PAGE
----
This blog post covers the section of cycling from Bethel to Flores during my Pan Am cycle ride. You can check out my blogs from the road here – Cycling the Pan-American Highway.
Cycling from Bethel to Flores
Thankfully, it wasn't as hot today as it was the day before, which was just as well, as there was some tough cycling ahead. We got an early start, and covered the first three kilometres of rough road to the immigration building in good time.
There was one security guard on duty, who had to wake the official up inside, who was evidently having a bit of a lay in. Expecting a grumpy, half asleep immigration officer, we were pleasantly welcomed into Guatemala by a bubbly, friendly guy. Sometimes, I wonder where the rumours of corrupt border officials come from. You would have had to have been incredibly obnoxious to annoy this guy to the point that he would have started inventing entry taxes. Anyhow, with a 90 day visa stamped into the passport, and a lot of kilometres to cover, it was time to get going.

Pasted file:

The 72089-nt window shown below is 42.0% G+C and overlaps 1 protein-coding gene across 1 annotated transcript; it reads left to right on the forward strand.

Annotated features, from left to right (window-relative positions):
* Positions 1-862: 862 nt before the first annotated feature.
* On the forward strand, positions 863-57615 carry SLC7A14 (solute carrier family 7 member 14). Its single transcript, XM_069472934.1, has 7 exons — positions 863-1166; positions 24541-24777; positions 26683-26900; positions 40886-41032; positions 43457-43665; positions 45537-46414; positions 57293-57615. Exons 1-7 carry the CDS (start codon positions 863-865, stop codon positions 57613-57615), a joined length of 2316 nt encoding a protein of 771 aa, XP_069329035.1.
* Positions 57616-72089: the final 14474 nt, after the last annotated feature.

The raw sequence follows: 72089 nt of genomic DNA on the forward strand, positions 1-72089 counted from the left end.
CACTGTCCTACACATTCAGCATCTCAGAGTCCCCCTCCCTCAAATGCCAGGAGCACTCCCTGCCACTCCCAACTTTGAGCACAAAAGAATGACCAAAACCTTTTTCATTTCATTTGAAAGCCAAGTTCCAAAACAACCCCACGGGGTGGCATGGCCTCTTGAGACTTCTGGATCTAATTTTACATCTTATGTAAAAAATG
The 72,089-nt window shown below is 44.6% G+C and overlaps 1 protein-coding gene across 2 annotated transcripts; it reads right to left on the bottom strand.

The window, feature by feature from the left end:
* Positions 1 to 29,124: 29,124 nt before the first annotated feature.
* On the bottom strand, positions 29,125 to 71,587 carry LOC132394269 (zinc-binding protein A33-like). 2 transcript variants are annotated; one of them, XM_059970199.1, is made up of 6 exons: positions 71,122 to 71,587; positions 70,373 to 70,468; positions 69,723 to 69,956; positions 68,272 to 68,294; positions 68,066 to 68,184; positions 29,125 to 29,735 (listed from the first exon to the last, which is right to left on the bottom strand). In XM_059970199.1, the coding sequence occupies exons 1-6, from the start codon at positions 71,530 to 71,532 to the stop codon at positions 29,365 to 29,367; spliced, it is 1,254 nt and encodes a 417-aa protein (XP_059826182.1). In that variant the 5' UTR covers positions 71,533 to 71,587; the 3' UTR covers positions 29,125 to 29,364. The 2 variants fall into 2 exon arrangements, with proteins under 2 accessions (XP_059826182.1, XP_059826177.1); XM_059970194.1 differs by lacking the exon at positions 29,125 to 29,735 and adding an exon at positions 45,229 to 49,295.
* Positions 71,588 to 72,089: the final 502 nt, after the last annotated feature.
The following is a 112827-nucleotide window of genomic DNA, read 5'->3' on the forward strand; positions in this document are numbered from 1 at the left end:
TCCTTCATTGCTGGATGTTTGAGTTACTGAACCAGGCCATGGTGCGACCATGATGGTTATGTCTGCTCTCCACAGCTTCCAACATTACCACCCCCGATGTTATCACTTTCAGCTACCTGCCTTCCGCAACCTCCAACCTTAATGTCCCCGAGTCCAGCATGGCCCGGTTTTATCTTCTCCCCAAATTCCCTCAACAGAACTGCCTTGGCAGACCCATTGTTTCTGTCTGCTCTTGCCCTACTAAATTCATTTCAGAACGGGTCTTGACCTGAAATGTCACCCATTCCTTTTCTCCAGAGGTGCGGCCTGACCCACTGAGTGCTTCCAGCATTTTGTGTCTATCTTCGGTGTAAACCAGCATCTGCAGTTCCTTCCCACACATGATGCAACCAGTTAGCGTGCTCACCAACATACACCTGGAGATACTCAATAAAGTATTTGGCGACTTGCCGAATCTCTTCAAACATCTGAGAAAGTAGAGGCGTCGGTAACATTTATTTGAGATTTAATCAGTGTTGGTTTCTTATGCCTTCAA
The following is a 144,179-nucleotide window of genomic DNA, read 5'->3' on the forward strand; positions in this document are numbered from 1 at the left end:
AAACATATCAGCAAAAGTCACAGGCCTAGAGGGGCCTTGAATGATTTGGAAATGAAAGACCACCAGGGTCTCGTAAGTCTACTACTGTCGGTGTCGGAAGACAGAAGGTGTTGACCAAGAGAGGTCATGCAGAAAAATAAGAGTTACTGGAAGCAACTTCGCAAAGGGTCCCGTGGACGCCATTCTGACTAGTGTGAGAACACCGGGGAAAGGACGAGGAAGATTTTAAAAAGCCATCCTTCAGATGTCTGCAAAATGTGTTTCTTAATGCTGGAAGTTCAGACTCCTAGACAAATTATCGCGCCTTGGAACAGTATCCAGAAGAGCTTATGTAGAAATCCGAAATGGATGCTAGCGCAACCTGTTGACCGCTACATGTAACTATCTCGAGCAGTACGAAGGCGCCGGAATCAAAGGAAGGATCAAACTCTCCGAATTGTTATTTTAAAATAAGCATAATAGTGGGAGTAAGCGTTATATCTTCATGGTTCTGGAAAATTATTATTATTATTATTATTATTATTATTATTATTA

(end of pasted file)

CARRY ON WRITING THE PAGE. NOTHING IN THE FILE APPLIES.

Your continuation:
For the first 65 kms, the roads were pretty awful. Over the years, I've cycled thousands of miles of rough, dirt roads, but this one was pretty special. Lumps of limestone rocks with a mixture of fine gravel and pebbles called for some attentive cycling, and a little less air in the tyres than I would normally have.
For the first time on all my cycling travels I fell off, when a couple of dogs came running at me as I rounded a corner on some loose gravel. It was a pretty unspectacular 1 km an hour crash, where my pride was hurt more than anything else. Still, I am sure it proved amusing to the dogs, who seemed to go back to their farm with a contented wag of their tails. The incident inspired me to write an article about dealing with aggressive dogs on a bicycle tour.
We covered 65 kms of this rough stuff to the town of Las Cruces, where after a fortifying pepsi and Quesadilla, we got back on the road again. A long day of 140 kms covered, but we made Flores and located a pretty good hotel where we decided to base ourselves for a couple of days.